April 13th, 2010

Electroshock torture, neuropathy, and other effects

I've researched: torture methods, political torture methods, electroshock torture, electric shock, neuropathy, torture recovery, electroshock after effects, etc. 

I have a character who is going to be held and tortured by a sadistic creep for a few days. I am looking for a torture method that provides an extreme amount of pain with no broken bones, and with not a horribly long recovery period (physically). I was thinking electroshock torture might work for this (she will also be beaten and possibly have other injuries). I'd like the character to be able to return to work within a month or two at most, but maybe to have some lasting physical effects. I have some experience with mononeuropathy (compressed nerves) and longer-term peripheral neuropathy (due to an autoimmune disease) myself, but I'm aware that the neurological effects due to electroshock torture are different.

I've had a really difficult time finding information on the kinds of immediate physical effects of the torture as well as the longer lasting effects and how quickly the character would be able to return to normal day-to-day tasks. If anyone could give me especially an idea of how the recovery period would work and additionally, if you're able, some information on different methods of administering the torture and the immediate physical effects, that would be great. Thanks so much.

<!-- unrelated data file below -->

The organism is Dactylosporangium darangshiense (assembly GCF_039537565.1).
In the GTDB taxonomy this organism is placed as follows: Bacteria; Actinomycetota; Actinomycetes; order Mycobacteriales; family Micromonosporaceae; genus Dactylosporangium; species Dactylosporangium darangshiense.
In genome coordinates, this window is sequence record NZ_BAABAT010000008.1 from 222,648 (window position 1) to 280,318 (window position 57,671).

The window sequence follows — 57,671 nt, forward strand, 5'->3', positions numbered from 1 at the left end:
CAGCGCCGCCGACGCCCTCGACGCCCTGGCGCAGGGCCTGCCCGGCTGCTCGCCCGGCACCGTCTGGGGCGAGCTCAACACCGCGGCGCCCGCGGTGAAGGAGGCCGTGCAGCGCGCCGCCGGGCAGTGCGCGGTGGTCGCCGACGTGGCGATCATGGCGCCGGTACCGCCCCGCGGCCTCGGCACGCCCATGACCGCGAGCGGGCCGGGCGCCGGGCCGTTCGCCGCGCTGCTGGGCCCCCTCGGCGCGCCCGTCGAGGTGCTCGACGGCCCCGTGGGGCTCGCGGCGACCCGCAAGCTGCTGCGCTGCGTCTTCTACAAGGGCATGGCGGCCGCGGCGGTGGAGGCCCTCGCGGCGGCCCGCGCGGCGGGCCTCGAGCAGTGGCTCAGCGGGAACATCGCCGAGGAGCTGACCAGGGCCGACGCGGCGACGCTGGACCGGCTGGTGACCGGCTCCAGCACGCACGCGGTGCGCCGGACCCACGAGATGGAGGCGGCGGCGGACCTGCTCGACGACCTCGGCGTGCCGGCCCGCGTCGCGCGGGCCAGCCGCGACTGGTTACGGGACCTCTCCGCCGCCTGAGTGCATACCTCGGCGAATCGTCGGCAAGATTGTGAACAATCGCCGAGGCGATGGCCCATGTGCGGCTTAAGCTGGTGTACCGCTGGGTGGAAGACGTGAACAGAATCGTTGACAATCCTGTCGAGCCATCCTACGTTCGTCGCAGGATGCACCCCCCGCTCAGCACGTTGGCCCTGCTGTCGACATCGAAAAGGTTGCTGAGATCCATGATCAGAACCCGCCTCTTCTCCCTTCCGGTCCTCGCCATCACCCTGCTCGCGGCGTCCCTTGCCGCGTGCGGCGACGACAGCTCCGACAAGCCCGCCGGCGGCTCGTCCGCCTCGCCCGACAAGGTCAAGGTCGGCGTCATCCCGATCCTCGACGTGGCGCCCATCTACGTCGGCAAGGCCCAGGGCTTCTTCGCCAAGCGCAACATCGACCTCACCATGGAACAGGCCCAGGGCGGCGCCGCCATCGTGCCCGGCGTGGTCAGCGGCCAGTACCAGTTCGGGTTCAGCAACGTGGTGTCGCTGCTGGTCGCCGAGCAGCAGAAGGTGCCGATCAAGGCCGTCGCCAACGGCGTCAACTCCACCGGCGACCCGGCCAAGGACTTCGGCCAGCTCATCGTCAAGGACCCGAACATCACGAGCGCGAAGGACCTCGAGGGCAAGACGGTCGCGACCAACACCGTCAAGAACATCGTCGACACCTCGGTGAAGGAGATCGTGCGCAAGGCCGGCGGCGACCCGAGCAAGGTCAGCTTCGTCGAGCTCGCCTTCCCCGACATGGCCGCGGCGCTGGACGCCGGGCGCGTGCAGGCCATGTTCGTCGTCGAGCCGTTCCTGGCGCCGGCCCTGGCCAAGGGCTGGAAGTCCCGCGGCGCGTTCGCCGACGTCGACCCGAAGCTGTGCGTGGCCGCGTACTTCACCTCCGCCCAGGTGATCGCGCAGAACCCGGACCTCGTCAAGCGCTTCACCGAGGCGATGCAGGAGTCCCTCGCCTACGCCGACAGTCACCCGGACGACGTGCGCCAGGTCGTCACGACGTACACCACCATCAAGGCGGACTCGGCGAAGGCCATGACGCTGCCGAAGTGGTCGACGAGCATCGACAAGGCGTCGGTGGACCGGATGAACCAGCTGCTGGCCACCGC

• xirysa

approximate traveling time

Mmm... Quick question.

If one were traveling in a caravan of some sort, approximately how long would it take to cover a distance of... Let's say, around 600-700 hundred miles? (Just as an approximate--I haven't actually attempted to figure out what the real distance is..)

And if it helps at all, this is a wedding caravan carrying the bridal party; that is, family members and servants, things needed for the wedding (including a somewhat hefty dowry), animals, etc. And they're traveling on a caravan/trading route that goes from the sea side to a somewhat more inland location, over some grasslands and small forests (forests in the sense that there are trees, but they're all fairly young and not particularly close together--not that many of 'em, either.)

Also, is it at all entirely probable for a wedding caravan such as this to be traveling in a time period that could be considered equivalent to southern/eastern Europe in the 1400s or 1500s? (As far as Asiatic countries are concerned, I do know that this was true, but...)

So yes. Thank you.

Predatory Creatures in Australia

Setting: Modern day Australian Outback

I'm looking for some examples of Australian animals that are considered threats to livestock.  I've done searches on Google and Wikipedia for Australian Predators, Australian Carnivores, and Australian Fauna, and the best I could find was the dingo.

Is there anything larger?  Or anything else at all beyond the dingo?  Specifically, I'm working with a werewolf killing cattle, and I want to find an animal that a farmer could say "definitely an X attack"...

EDIT: Thanks, all!  I'm going to go with dingoes and feral dogs, and I'm probably going to shift the threatened livestock from cattle to sheep.  Makes my life easier, in the end, since my werewolf's leaving money for the farmers after they turn back into a human (a la Angua from Discworld) and a dead sheep probably won't make him go broke like paying for a dead cow.